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Richard WAGNER (1813-1883)
Siegfried Idyll (1869) [18:16]
Rienzi, Overture (1838-40) [13:21]
Tannhäuser, Overture, Act I and Bacchanale (1843-45) [22:29]
Die Meistersinger von Nürnberg, Prelude (1861-67) [9:48]
Lohengrin, Act III: Prelude (1846-48) [3:26]
Der fliegende Holländer, Overture (1839-41) [11:00]
Lohengrin: Prelude to Act I (1846-48) [9:27]
Die Walküre, Act III: The Ride of the Valkyries (1854-56) [5:05]
Siegfried, Act II, Waldweben (Forest Murmurs) (1856-71) [8:28]
Götterdämmerung, Concert version: Siegfried's Funeral March (1871-74) [12:40]
Tristan und Isolde, Prelude and Liebestod (1857-59) [19:05]
Die Meistersinger von Nürnberg, Act III: Prelude (1861-67) [7:36]
Parsifal, Act III: Karfreitagszauber (Good Friday Spell) (1877-82) [9:55]
MET Orchestra, Berliner Philharmoniker (Idyll)/James Levine
rec. 1991, Manhattan Center, New York,; Grosser Saal, Berlin Philharmonie, Berlin
ELOQUENCE 484 0636 [78:55 + 72:18]

Nearly fifty years ago, when I was at grammar school, Richard Wagner became (for a very short period) the be-all-and-end-all of music for me. That is, until I discovered Bach, Debussy and as much of British music that was then available. I had been introduced to Tristan and Isolde by a school friend. Then I progressed to the Ring: I was quite simply amazed and blown away by this music. Then something happened. It was at a performance of Götterdämmerung at Glasgow’s Theatre Royal. A friend and I got very bored, so at the end of Act I we went for a curry at a nearby Indian restaurant, and then returned for the final ‘Immolation’ in Act III. From then on, I rapidly lost interest in Wagner, his life and his work. I think the truth was that I just couldn’t care less about Alberich, Fafner, Freya and a cast of thousands ‘starring’ in these massive operas. Enthusiasts of Wagner will be appalled at my confession. Forty-eight years of studiously avoiding Wagner opera must seem like a crime. But we cannot like everything by every composer ever to have written a note of music.

On the positive side, I continued to enjoy the ‘purple passages’ from several of Wagner’s operas. Never one for excerpts from symphonies, string quartets, piano sonatas, concertos and even oratorios, I made an exception for Wagner. Put it this way, the only bit of Tristan that I need to keep me musically sane, is the Liebestod: it is a Desert Island Disc. This is one of the most wonderful pieces of music that I know. But preferably in the orchestra-only version. It is for this reason that I thoroughly enjoyed this splendid 2-CD collection of the ‘juicy bits’ played by the Met Orchestra and conducted by James Levine. For the record, the Berliner Philharmoniker is responsible here for the gorgeous account of the Siegfried Idyll. This work, despite its title, was designed for orchestra, and was never part of the operatic scheme. (I do wish the RW had written a deal more purely orchestral music). This piece of ‘love music’ was dedicated to Wagner’ wife, Cosima, as a birthday gift. It was first played by a scratch band outside the window at their house near Lucerne, Switzerland. It is surely one of most precious non-vocal ‘lullabies’ ever written.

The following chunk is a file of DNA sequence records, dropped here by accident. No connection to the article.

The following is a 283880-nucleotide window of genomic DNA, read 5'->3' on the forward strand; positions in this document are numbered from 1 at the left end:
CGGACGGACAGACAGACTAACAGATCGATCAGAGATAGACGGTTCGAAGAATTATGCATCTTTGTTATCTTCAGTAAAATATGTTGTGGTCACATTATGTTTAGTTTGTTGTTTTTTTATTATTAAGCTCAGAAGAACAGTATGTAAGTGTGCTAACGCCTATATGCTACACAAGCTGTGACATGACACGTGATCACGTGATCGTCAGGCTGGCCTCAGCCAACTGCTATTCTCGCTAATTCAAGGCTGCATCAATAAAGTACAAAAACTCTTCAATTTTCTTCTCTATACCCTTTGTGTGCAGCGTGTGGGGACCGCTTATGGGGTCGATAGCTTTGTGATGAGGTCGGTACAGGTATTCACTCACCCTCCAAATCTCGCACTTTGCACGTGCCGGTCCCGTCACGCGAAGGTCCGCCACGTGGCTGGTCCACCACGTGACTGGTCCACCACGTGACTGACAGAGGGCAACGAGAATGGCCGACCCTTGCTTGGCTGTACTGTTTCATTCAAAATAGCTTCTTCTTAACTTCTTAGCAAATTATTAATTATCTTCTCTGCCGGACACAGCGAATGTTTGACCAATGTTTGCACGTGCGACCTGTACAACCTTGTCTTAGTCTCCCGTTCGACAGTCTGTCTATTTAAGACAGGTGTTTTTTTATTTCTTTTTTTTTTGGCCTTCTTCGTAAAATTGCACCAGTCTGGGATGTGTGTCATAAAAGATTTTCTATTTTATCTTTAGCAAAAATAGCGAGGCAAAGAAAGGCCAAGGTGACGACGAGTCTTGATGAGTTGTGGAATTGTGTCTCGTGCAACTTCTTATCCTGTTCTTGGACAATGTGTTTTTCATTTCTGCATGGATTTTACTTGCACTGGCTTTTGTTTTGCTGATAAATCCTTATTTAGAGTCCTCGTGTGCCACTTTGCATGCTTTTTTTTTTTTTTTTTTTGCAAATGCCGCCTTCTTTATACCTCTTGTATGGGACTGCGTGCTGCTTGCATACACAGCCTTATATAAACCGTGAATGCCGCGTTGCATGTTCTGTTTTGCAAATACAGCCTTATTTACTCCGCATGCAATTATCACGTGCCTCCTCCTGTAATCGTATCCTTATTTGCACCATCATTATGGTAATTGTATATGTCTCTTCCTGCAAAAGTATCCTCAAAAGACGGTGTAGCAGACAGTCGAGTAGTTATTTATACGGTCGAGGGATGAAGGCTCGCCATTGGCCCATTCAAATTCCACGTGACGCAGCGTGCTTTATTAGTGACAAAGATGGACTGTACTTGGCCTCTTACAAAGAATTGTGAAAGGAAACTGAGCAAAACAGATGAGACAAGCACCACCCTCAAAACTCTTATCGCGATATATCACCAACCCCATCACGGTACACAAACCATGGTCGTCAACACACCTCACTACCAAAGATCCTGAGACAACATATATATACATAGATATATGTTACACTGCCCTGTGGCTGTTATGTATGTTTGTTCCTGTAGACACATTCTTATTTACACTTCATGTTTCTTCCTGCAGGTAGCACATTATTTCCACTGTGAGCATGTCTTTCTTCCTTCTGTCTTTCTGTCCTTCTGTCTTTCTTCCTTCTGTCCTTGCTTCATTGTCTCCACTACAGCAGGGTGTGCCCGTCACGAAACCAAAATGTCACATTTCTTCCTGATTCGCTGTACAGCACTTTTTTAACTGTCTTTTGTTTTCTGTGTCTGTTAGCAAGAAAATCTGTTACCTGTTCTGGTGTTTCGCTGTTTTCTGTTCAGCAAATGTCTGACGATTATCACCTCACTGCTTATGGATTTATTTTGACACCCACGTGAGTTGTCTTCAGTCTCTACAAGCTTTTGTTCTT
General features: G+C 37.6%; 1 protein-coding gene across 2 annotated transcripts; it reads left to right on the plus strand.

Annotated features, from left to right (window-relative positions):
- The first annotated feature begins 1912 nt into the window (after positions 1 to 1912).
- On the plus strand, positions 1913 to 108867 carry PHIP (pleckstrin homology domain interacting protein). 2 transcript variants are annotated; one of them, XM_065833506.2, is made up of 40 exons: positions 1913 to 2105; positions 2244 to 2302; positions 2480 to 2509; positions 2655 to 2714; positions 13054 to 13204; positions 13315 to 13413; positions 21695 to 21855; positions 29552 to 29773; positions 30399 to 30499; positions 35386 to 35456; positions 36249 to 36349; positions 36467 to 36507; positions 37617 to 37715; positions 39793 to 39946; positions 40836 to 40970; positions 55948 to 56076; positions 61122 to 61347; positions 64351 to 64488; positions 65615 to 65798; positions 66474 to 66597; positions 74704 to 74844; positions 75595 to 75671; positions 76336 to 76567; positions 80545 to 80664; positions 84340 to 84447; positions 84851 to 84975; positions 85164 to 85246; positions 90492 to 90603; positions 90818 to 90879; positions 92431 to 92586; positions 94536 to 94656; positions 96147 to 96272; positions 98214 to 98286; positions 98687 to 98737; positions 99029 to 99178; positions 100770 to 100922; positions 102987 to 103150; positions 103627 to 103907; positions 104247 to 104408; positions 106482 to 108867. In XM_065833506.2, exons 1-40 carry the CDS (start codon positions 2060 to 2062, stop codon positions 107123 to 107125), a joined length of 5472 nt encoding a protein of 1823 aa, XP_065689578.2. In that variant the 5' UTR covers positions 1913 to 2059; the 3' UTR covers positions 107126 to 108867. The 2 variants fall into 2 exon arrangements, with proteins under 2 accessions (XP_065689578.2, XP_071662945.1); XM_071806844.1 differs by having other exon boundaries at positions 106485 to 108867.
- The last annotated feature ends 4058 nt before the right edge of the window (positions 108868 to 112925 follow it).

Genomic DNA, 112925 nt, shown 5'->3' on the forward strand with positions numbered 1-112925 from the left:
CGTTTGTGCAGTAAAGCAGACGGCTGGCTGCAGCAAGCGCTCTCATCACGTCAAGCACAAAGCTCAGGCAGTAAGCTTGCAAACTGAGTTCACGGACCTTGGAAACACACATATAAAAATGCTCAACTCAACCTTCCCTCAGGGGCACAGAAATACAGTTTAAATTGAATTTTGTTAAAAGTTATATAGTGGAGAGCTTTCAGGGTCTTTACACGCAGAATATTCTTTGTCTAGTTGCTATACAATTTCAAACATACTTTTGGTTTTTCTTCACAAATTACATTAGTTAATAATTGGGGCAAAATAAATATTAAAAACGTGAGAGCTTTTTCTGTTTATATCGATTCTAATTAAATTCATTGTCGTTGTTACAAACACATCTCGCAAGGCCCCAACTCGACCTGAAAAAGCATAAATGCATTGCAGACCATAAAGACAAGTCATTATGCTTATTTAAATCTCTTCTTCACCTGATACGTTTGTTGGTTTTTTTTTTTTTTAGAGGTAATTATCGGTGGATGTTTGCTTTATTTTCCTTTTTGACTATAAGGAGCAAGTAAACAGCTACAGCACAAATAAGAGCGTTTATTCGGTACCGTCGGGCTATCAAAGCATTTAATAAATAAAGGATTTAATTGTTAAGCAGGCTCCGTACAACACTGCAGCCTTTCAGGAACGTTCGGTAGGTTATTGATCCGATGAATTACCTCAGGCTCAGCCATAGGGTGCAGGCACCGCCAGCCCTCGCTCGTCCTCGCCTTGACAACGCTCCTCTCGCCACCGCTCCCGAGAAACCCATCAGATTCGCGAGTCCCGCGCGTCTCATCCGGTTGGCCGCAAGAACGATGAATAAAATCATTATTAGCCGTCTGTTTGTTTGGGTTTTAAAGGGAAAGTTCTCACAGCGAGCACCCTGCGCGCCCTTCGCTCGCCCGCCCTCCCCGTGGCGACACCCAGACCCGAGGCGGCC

Looking into the track-listings, we find many of the most wonderful moments from ten operas; this would be more than two days of solid listening if one heard the entire works. Here, I can pick and choose what I want to hear. The ground covered by this CD is considerable. All the potboilers are included: The Flying Dutchman overture, the Preludes to Act 1 and Act III of Die Meistersinger von Nürnberg, the inevitable ‘Ride of the Valkyries’ (what Wagner compilation would be complete without it) and Siegfried’s ‘Funeral Music’ from Götterdämmerung. An early example of Wagner’s craft is heard in the Overture to Rienzi. Another one of my favourite extracts is the Prelude to Act I of Lohengrin where heaven and earth meet in Wagner’s gorgeous score.

The liner notes, written jointly by Hartmudt Fladt and Anthony Burton are excellent and give a good introduction to Wagner’s operatic achievement. All the pieces on this double-CD have been lifted from three discs originally released during the 1990s. These recordings display the energy, enthusiasm and excitement that characterised James Levine’s tenure at the Met (Metropolitan Opera) in New York.

Finally, as I was reviewing these two CDs, I was tempted to ‘have a go’ at one of Wagner’s operas in its full glory. Somewhere I have a DVD of The Flying Dutchman. I may search it out and watch. Maybe I am not lost to Wagner opera enthusiasts entirely…

For anyone who enjoys Wagner’s music, but cannot (like me) invest the time, effort and nous in listening to the ‘full works’ I can heartily recommend this CD. But please be selective: do not listen to it all at one sitting. Wagner, I find, like red wine, in considerable quantities can give indigestion (amongst other things.)

John France

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